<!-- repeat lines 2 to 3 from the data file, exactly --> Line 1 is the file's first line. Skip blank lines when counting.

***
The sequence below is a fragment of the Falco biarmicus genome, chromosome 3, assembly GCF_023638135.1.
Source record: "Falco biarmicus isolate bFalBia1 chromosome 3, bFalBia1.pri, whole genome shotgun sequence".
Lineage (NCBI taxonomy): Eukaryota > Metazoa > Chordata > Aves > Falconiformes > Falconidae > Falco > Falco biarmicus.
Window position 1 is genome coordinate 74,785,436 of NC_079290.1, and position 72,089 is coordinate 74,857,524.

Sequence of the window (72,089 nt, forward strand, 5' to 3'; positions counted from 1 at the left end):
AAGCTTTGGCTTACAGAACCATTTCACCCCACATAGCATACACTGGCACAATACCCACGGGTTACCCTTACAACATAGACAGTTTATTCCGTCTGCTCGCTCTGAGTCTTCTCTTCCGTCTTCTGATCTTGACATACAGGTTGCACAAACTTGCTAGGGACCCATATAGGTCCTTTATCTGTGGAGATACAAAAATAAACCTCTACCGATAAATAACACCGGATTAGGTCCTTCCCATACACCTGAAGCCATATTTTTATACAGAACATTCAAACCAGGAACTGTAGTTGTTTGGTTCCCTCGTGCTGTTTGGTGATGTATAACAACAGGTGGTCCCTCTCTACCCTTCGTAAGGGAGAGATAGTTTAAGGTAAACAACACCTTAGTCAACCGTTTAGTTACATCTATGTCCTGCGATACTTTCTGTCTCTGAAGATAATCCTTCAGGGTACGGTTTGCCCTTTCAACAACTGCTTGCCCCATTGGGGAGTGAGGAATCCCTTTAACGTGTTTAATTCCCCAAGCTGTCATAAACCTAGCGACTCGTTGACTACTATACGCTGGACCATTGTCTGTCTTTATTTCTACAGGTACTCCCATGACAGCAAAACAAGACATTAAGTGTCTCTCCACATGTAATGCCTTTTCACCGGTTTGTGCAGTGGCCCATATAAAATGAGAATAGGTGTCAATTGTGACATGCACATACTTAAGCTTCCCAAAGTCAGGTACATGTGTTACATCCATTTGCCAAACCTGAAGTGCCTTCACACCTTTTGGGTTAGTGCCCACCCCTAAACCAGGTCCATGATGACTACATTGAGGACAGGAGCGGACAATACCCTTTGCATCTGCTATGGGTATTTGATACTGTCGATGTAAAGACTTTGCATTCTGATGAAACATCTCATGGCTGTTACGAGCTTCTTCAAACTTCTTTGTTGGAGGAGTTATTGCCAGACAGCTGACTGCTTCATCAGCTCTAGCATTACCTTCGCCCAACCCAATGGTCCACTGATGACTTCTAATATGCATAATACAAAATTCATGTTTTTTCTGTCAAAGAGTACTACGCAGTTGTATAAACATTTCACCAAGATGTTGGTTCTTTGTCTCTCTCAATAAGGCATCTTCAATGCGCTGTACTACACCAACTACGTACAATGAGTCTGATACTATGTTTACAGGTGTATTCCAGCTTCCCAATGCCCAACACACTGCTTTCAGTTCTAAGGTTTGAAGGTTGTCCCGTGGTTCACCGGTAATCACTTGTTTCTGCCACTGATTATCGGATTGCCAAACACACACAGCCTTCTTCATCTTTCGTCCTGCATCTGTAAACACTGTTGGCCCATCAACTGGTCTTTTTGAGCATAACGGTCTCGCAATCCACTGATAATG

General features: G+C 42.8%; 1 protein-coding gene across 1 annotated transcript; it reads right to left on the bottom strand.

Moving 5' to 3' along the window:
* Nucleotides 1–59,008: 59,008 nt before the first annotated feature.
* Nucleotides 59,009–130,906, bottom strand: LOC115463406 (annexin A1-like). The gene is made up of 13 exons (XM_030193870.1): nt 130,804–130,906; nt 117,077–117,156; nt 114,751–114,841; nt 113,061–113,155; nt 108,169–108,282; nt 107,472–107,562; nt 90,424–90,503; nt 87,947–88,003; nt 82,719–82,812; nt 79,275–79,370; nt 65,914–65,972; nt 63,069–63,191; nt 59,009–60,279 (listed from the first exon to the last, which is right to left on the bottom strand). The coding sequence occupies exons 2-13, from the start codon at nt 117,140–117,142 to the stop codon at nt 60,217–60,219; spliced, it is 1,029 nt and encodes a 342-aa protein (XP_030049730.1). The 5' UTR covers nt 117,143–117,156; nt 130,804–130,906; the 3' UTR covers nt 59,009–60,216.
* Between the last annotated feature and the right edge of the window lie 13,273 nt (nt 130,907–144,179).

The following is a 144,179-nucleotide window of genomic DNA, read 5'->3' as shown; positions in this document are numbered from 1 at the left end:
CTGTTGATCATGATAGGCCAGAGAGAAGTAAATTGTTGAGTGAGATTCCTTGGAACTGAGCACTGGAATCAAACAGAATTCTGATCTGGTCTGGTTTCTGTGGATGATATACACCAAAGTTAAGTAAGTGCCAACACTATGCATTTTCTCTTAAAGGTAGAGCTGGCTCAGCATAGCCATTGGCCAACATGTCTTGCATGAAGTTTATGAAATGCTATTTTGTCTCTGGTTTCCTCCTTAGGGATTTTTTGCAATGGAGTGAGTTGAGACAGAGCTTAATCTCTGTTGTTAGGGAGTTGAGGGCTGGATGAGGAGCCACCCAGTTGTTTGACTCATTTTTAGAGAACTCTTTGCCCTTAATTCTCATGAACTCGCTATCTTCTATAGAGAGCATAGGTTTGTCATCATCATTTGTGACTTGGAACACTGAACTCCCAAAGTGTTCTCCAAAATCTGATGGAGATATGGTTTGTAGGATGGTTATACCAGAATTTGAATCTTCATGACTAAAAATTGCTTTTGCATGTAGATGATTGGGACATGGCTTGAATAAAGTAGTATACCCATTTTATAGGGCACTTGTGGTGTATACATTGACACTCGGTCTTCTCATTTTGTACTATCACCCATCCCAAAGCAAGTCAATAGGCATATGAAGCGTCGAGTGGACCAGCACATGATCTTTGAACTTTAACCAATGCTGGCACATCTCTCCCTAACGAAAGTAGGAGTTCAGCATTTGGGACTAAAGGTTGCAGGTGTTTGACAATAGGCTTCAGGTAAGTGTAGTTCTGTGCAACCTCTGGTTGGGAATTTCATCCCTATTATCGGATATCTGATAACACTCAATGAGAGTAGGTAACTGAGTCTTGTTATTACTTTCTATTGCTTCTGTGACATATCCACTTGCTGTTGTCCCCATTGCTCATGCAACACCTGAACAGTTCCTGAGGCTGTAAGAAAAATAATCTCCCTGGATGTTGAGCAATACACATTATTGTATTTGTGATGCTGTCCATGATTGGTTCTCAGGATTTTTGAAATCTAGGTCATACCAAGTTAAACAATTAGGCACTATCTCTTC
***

Source record: "Falco biarmicus isolate bFalBia1 chromosome 3, bFalBia1.pri, whole genome shotgun sequence".
Lineage (NCBI taxonomy): Eukaryota > Metazoa > Chordata > Aves > Falconiformes > Falconidae > Falco > Falco biarmicus.